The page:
MAVENCLAD is approved to treat two of them: RRMS and SPMS.
This is the most common type of MS. Over 85% of MS patients are initially diagnosed with RRMS.
RRMS is characterized by clearly defined attacks of new or worsening symptoms. These attacks—also called relapses or exacerbations—are followed by periods of partial or complete recovery, which are called remissions. During remissions, all symptoms may disappear, or some symptoms may continue and become permanent.
Most people who are diagnosed with RRMS will eventually transition to SPMS. This means that neurologic function and disability progression get worse over time. About 50% of people transition within a decade of their initial diagnosis, and about 90% transition within 25 years.
SPMS can be characterized at different points in time as either active or not active as well as with progression or without progression.
While there is no cure for MS, there are a variety of treatments available depending on the symptoms and difficulties a person may have. These may include steroids to treat relapses, specific treatments to manage symptoms, and disease-modifying therapies (DMTs) to help reduce the number of relapses.
DMTs are usually used to treat MS over a long period of time to help slow or reduce disability progression. They are not used to treat MS symptoms, but they may be able to help prolong the time between relapses as well as the severity.
There are 3 forms of DMTs used to treat MS: injections, infusions, and oral medications.
When it comes to MS treatment, there are a variety of options. What works for one person may not be right for someone else. So, if one MS treatment isn’t working, or the benefits don’t outweigh the risks, don’t be afraid to ask a healthcare provider about switching treatments.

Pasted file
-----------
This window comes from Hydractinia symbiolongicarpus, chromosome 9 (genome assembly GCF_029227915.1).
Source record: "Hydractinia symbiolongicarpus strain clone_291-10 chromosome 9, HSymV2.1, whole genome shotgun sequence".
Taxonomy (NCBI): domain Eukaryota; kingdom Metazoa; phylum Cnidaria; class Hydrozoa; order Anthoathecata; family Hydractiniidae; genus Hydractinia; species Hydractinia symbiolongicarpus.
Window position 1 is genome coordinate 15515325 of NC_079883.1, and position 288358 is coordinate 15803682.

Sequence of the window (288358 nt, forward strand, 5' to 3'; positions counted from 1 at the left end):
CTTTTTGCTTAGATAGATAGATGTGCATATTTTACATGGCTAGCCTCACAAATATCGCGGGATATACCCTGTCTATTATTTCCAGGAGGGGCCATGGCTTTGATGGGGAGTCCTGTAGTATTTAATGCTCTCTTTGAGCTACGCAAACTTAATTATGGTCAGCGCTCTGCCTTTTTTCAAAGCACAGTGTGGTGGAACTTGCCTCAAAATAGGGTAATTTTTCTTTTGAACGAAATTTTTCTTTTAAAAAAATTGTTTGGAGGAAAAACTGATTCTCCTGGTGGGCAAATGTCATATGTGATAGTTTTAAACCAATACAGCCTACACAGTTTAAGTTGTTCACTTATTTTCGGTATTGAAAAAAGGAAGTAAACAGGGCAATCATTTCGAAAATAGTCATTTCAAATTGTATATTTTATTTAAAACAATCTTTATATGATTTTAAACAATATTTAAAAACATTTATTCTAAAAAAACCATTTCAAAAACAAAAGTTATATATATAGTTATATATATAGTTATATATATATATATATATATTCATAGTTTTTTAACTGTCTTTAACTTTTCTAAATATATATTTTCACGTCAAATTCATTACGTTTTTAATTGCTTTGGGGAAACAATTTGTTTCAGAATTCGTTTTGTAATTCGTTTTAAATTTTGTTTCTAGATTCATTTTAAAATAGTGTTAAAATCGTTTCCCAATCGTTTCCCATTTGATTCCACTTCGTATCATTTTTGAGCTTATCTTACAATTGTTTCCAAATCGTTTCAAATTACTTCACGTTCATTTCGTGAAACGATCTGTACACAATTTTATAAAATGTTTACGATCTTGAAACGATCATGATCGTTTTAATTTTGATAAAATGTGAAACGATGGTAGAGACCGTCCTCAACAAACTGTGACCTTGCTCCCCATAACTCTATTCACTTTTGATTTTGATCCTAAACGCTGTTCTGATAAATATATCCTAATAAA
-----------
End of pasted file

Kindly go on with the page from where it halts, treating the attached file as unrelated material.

MAVENCLAD is a prescription medicine used to treat relapsing forms of multiple sclerosis (MS), to include relapsing-remitting disease and active secondary progressive disease, in adults. Because of its safety profile, MAVENCLAD is generally used in people who have tried another MS medicine that they could not tolerate or that has not worked well enough.
MAVENCLAD is not recommended for use in people with clinically isolated syndrome (CIS).
It is not known if MAVENCLAD is safe and effective in children under 18 years of age, and is therefore not recommended.
MAVENCLAD may cause serious side effects, including:
Do not take MAVENCLAD if you:
Before you take MAVENCLAD, tell your healthcare provider about all of your medical conditions, including if you:
How should I take MAVENCLAD?
Your healthcare provider will continue to monitor your health during the 2 yearly treatment courses, and for at least another 2 years during which you do not need to take MAVENCLAD. It is not known if MAVENCLAD is safe and effective in people who restart MAVENCLAD treatment more than 2 years after completing 2 yearly treatment courses.
MAVENCLAD can cause serious side effects. If you have any of these symptoms listed below, call your healthcare provider right away:
The most common side effects of MAVENCLAD include: upper respiratory infection, headache, and low white blood cell counts.
These are not all the possible side effects of MAVENCLAD. Call your doctor for medical advice about side effects. You may report side effects to FDA at 1-800-FDA-1088.